Kirkbymoorside’s Market Cross is unusually one street behind the main market place.
Nothing remains or anything that may have one stood on top.
It’s listed building entry gives little information other than its probably 17th century and made of sandstone
Stump Cross stands a few hundred meters to the east of Danby Beacon at the junction of two medieval trackways.
Stonegate which runs from the village called Stonegate to Danby Beacon and Leavergate which runs from the Danby Beacon towards Easington.
It is thought the original cross shaft was longer and only the broken ‘stump’ remains, although given its current name of ‘Stump Cross’ that break must have happened in the distant past.
Not the Scotch Corner on the A66 but a hill near Sutton Bank, but either way after over 10 years of Hidden Teesside I have finally added a new category to the site called ‘Yes I know its not in Teesside’ to cover things that may be a short drive away.
This chapel was built by sculptor John Bunting as a memorial for those killed in the Second World War, he acquired the derelict farm buildings in 1956 and completed the rebuild in 1957.
It specifically commemorates three people all educated at Ampleforth College
The chapel will next be open to the public on: Saturday 15th April 2017; Sunday 9th July 2017; Saturday September 9th 2017 and there is a huge amount of information available at http://www.johnbunting.co.uk/memorial.html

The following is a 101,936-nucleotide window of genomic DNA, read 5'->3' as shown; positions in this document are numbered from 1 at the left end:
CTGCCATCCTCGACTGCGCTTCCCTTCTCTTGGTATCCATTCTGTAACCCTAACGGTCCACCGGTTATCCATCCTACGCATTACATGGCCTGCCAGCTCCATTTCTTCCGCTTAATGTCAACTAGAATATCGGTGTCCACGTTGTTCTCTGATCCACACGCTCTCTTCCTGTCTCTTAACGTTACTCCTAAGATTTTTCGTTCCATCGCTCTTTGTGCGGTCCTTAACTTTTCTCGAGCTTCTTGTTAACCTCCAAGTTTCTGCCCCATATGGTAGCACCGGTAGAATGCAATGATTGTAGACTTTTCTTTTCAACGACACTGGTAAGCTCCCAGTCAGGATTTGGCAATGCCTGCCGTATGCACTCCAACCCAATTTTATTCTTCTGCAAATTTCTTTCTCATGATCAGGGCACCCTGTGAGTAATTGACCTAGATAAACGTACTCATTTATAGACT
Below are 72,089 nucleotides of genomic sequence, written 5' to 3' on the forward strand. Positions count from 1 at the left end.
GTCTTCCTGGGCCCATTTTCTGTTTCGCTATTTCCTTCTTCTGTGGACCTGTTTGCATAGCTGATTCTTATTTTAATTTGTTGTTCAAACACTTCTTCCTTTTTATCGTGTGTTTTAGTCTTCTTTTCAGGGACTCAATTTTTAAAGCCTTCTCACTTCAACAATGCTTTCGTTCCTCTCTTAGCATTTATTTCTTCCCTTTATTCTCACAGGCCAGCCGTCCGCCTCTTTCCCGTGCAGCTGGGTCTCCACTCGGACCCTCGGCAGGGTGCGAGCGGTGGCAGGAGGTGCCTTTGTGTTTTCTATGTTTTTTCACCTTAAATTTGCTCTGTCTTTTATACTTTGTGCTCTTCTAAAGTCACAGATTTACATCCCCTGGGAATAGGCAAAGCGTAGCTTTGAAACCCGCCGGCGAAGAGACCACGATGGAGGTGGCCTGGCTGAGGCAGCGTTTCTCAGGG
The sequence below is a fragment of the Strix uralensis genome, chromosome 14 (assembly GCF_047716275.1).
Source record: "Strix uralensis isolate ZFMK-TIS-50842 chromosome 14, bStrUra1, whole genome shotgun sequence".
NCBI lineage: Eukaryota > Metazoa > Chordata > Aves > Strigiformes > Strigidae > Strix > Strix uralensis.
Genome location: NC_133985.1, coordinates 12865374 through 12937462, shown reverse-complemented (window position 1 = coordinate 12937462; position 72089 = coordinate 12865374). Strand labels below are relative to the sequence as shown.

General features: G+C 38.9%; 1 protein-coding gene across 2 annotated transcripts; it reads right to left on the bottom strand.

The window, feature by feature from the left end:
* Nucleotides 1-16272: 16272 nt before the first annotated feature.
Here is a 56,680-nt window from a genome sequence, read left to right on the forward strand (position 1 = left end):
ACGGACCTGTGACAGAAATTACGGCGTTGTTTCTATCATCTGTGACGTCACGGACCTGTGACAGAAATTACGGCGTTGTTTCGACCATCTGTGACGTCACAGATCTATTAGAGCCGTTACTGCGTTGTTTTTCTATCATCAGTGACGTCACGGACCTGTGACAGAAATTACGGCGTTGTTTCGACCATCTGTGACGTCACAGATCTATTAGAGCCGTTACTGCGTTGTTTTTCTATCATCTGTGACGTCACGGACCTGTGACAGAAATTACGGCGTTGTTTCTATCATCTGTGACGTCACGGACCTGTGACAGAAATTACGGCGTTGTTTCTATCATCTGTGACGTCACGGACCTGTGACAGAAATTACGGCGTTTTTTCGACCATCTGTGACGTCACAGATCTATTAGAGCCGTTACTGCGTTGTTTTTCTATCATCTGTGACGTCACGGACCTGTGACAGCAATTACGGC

A details description of all there is to see at Fountains Abbey would take several days to write.
This Cistercian monastery founded in 1132 ran until the dissolution of the monasteries in 1539.
It is a Grade 1 Listed building and also a UNESCO World Heritage Site.
Several buildings around the abbey actually straddle the River Skell
Fountains Mill was originally constructed in the 12th century by the monks of Fountains Abbey.
At various points in its life it was also a Saw Mill, Dairy and housed wartime refugees.
The mill ground corn all the way until 1927, a Gilkes turbine was installed in 1928 to produce electricity, which still operates today.
Apologies for the lack of posts recently, the site is not dead, work has just become very busy.
Two Methodist Chapels existed in Farndale, this is the one at Low Mill, the walls contain a great many memorials.
This old photo from August 27 1926 shows a celebration of an anniversary of Low Farndale Methodist Chapel (which anniversary is unclear currently)
Planning permission records suggest it became a private home around 1984.